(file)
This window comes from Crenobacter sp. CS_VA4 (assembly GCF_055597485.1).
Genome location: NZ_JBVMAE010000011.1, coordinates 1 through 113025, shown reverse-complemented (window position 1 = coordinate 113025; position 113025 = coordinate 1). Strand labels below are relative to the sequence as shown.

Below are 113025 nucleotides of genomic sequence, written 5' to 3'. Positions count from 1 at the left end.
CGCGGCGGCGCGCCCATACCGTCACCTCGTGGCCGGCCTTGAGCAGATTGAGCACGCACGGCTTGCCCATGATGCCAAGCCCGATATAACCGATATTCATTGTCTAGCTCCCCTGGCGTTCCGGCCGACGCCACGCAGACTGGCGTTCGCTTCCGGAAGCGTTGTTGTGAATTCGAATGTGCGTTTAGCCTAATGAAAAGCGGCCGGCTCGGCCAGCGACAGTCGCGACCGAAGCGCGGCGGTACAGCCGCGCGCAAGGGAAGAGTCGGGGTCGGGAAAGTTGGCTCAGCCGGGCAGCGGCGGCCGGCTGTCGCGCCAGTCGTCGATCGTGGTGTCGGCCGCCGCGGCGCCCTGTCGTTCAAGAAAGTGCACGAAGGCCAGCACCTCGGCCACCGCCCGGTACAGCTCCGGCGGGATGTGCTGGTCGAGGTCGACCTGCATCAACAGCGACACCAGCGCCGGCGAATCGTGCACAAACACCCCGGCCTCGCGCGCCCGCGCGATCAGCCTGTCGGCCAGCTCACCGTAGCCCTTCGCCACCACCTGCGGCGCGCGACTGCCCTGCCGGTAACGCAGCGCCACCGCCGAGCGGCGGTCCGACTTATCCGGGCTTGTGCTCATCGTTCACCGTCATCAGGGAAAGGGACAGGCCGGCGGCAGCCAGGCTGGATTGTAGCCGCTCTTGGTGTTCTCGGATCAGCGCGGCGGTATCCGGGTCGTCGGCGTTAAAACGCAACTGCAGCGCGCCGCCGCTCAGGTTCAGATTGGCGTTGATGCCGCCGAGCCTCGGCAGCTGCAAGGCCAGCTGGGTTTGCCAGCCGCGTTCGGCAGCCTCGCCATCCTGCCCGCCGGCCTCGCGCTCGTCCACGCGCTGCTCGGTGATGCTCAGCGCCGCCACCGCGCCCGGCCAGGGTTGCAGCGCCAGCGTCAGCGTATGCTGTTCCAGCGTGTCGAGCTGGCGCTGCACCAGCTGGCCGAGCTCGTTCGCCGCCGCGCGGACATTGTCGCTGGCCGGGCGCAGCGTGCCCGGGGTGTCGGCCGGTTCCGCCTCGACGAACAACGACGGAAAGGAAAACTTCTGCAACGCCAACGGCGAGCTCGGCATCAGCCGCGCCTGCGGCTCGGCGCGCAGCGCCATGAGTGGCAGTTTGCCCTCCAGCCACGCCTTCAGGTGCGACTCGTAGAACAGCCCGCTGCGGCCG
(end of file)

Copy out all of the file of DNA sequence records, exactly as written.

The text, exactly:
This window comes from Crenobacter sp. CS_VA4 (assembly GCF_055597485.1).
Genome location: NZ_JBVMAE010000011.1, coordinates 1 through 113025, shown reverse-complemented (window position 1 = coordinate 113025; position 113025 = coordinate 1). Strand labels below are relative to the sequence as shown.

Below are 113025 nucleotides of genomic sequence, written 5' to 3'. Positions count from 1 at the left end.
CGCGGCGGCGCGCCCATACCGTCACCTCGTGGCCGGCCTTGAGCAGATTGAGCACGCACGGCTTGCCCATGATGCCAAGCCCGATATAACCGATATTCATTGTCTAGCTCCCCTGGCGTTCCGGCCGACGCCACGCAGACTGGCGTTCGCTTCCGGAAGCGTTGTTGTGAATTCGAATGTGCGTTTAGCCTAATGAAAAGCGGCCGGCTCGGCCAGCGACAGTCGCGACCGAAGCGCGGCGGTACAGCCGCGCGCAAGGGAAGAGTCGGGGTCGGGAAAGTTGGCTCAGCCGGGCAGCGGCGGCCGGCTGTCGCGCCAGTCGTCGATCGTGGTGTCGGCCGCCGCGGCGCCCTGTCGTTCAAGAAAGTGCACGAAGGCCAGCACCTCGGCCACCGCCCGGTACAGCTCCGGCGGGATGTGCTGGTCGAGGTCGACCTGCATCAACAGCGACACCAGCGCCGGCGAATCGTGCACAAACACCCCGGCCTCGCGCGCCCGCGCGATCAGCCTGTCGGCCAGCTCACCGTAGCCCTTCGCCACCACCTGCGGCGCGCGACTGCCCTGCCGGTAACGCAGCGCCACCGCCGAGCGGCGGTCCGACTTATCCGGGCTTGTGCTCATCGTTCACCGTCATCAGGGAAAGGGACAGGCCGGCGGCAGCCAGGCTGGATTGTAGCCGCTCTTGGTGTTCTCGGATCAGCGCGGCGGTATCCGGGTCGTCGGCGTTAAAACGCAACTGCAGCGCGCCGCCGCTCAGGTTCAGATTGGCGTTGATGCCGCCGAGCCTCGGCAGCTGCAAGGCCAGCTGGGTTTGCCAGCCGCGTTCGGCAGCCTCGCCATCCTGCCCGCCGGCCTCGCGCTCGTCCACGCGCTGCTCGGTGATGCTCAGCGCCGCCACCGCGCCCGGCCAGGGTTGCAGCGCCAGCGTCAGCGTATGCTGTTCCAGCGTGTCGAGCTGGCGCTGCACCAGCTGGCCGAGCTCGTTCGCCGCCGCGCGGACATTGTCGCTGGCCGGGCGCAGCGTGCCCGGGGTGTCGGCCGGTTCCGCCTCGACGAACAACGACGGAAAGGAAAACTTCTGCAACGCCAACGGCGAGCTCGGCATCAGCCGCGCCTGCGGCTCGGCGCGCAGCGCCATGAGTGGCAGTTTGCCCTCCAGCCACGCCTTCAGGTGCGACTCGTAGAACAGCCCGCTGCGGCCG